Recipes: Anoint an eggplant

Recipes Anoint an eggpl

By FAYE LEVY
September 24, 2009 17:39

 
X

Dear Reader,
As you can imagine, more people are reading The Jerusalem Post than ever before. Nevertheless, traditional business models are no longer sustainable and high-quality publications, like ours, are being forced to look for new ways to keep going. Unlike many other news organizations, we have not put up a paywall. We want to keep our journalism open and accessible and be able to keep providing you with news and analyses from the frontlines of Israel, the Middle East and the Jewish World.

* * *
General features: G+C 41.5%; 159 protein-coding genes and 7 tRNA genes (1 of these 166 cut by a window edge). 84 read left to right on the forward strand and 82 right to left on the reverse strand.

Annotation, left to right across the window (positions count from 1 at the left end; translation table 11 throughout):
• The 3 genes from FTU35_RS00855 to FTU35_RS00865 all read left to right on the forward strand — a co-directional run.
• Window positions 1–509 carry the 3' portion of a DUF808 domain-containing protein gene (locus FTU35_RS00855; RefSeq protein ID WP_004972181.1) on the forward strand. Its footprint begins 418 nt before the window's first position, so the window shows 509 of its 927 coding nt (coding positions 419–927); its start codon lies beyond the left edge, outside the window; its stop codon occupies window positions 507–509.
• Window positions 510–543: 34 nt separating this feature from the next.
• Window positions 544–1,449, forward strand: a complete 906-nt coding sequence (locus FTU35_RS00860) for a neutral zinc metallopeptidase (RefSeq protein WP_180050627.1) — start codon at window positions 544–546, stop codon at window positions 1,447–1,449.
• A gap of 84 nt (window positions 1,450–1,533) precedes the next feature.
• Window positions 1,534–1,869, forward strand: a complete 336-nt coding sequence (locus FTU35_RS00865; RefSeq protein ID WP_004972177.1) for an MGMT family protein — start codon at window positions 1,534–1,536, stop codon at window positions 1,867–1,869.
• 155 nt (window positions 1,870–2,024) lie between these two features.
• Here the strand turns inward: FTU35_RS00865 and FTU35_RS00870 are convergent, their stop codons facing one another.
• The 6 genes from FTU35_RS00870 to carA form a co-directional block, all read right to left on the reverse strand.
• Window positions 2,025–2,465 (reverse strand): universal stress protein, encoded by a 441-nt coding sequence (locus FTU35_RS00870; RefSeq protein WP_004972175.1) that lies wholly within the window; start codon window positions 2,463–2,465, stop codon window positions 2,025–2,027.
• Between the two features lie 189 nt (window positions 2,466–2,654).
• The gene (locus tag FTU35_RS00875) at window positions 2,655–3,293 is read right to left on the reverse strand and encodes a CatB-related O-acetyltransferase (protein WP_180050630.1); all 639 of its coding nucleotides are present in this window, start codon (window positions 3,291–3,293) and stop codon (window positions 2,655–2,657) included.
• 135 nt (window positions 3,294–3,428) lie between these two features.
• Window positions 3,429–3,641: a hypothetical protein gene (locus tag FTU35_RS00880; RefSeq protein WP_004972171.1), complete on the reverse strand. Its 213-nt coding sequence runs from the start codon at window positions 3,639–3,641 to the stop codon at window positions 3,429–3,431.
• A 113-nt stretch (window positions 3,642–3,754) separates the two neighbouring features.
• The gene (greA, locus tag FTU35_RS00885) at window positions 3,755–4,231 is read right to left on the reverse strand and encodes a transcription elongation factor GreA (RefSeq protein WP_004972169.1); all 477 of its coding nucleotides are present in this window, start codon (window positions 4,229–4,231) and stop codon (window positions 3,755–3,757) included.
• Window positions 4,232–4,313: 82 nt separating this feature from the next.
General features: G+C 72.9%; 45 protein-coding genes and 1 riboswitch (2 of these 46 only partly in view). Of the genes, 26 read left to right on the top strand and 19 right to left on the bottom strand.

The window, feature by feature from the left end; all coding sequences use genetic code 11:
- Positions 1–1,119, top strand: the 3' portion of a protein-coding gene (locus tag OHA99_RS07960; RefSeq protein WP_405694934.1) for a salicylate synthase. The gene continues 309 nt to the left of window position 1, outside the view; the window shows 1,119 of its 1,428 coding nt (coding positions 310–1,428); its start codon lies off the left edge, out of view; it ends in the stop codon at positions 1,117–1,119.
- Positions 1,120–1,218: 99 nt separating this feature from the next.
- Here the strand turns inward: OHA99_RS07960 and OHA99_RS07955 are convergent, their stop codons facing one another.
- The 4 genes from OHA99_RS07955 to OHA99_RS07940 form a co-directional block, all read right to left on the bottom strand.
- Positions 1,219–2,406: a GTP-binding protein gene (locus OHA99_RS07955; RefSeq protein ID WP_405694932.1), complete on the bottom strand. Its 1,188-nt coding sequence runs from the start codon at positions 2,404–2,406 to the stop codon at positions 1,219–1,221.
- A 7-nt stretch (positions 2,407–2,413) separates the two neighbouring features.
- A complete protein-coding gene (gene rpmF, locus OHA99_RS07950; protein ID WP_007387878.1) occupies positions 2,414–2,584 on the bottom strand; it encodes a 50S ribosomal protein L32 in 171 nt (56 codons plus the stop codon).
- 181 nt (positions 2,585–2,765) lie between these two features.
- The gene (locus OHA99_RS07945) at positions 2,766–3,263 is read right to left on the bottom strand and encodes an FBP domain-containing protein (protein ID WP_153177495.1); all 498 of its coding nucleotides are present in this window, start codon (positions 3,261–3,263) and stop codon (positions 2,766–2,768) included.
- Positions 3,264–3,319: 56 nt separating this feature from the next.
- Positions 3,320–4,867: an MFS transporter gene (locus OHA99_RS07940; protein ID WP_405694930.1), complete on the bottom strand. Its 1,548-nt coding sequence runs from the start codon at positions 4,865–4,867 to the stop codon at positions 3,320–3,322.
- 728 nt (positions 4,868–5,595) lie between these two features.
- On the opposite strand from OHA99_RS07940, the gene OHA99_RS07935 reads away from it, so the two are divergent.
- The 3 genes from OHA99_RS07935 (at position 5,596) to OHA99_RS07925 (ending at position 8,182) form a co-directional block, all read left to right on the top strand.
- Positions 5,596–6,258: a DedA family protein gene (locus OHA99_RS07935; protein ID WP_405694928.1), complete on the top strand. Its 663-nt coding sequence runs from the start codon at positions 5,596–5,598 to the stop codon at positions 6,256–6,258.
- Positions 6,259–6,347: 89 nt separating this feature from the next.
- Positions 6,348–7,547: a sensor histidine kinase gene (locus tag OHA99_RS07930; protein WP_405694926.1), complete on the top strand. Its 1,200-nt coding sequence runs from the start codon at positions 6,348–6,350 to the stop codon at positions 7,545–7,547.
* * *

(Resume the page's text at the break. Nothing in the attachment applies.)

As one of our loyal readers, we ask you to be our partner.

For $5 a month you will receive access to the following:

  • A user uxperience almost completely free of ads
  • Access to our Premium Section and our monthly magazine to learn Hebrew, Ivrit
  • Content from the award-winning Jerusalem Repor
  • A brand new ePaper featuring the daily newspaper as it appears in print in Israel

Help us grow and continue telling Israel’s story to the world.

Thank you,

Ronit Hasin-Hochman, CEO, Jerusalem Post Group
Yaakov Katz, Editor-in-Chief

UPGRADE YOUR JPOST EXPERIENCE FOR 5$ PER MONTH Show me later Don't show it again